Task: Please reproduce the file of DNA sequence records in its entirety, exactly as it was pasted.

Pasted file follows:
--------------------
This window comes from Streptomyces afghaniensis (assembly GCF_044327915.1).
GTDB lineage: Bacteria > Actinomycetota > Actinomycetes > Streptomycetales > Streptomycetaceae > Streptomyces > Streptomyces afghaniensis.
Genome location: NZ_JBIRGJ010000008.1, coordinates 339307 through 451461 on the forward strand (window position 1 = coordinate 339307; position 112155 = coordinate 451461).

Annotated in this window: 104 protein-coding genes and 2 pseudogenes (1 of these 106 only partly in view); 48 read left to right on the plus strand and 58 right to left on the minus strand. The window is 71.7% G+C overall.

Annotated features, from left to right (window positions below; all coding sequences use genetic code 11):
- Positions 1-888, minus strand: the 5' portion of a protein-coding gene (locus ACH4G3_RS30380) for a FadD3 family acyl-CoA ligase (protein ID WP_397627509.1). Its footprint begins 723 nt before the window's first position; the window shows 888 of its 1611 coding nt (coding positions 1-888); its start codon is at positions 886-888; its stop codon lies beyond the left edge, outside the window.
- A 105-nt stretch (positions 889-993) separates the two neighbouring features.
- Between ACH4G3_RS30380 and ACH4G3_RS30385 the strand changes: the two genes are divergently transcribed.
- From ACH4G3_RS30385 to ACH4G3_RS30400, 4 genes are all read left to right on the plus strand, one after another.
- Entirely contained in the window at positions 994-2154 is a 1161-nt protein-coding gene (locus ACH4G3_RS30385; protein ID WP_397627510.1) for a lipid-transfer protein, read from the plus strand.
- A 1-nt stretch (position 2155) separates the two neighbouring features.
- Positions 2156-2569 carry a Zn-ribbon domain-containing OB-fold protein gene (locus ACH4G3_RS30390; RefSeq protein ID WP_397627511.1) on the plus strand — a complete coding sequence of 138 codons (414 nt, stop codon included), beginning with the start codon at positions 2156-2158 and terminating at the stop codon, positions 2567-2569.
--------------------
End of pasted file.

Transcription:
This window comes from Streptomyces afghaniensis (assembly GCF_044327915.1).
GTDB lineage: Bacteria > Actinomycetota > Actinomycetes > Streptomycetales > Streptomycetaceae > Streptomyces > Streptomyces afghaniensis.
Genome location: NZ_JBIRGJ010000008.1, coordinates 339307 through 451461 on the forward strand (window position 1 = coordinate 339307; position 112155 = coordinate 451461).

Annotated in this window: 104 protein-coding genes and 2 pseudogenes (1 of these 106 only partly in view); 48 read left to right on the plus strand and 58 right to left on the minus strand. The window is 71.7% G+C overall.

Annotated features, from left to right (window positions below; all coding sequences use genetic code 11):
- Positions 1-888, minus strand: the 5' portion of a protein-coding gene (locus ACH4G3_RS30380) for a FadD3 family acyl-CoA ligase (protein ID WP_397627509.1). Its footprint begins 723 nt before the window's first position; the window shows 888 of its 1611 coding nt (coding positions 1-888); its start codon is at positions 886-888; its stop codon lies beyond the left edge, outside the window.
- A 105-nt stretch (positions 889-993) separates the two neighbouring features.
- Between ACH4G3_RS30380 and ACH4G3_RS30385 the strand changes: the two genes are divergently transcribed.
- From ACH4G3_RS30385 to ACH4G3_RS30400, 4 genes are all read left to right on the plus strand, one after another.
- Entirely contained in the window at positions 994-2154 is a 1161-nt protein-coding gene (locus ACH4G3_RS30385; protein ID WP_397627510.1) for a lipid-transfer protein, read from the plus strand.
- A 1-nt stretch (position 2155) separates the two neighbouring features.
- Positions 2156-2569 carry a Zn-ribbon domain-containing OB-fold protein gene (locus ACH4G3_RS30390; RefSeq protein ID WP_397627511.1) on the plus strand — a complete coding sequence of 138 codons (414 nt, stop codon included), beginning with the start codon at positions 2156-2158 and terminating at the stop codon, positions 2567-2569.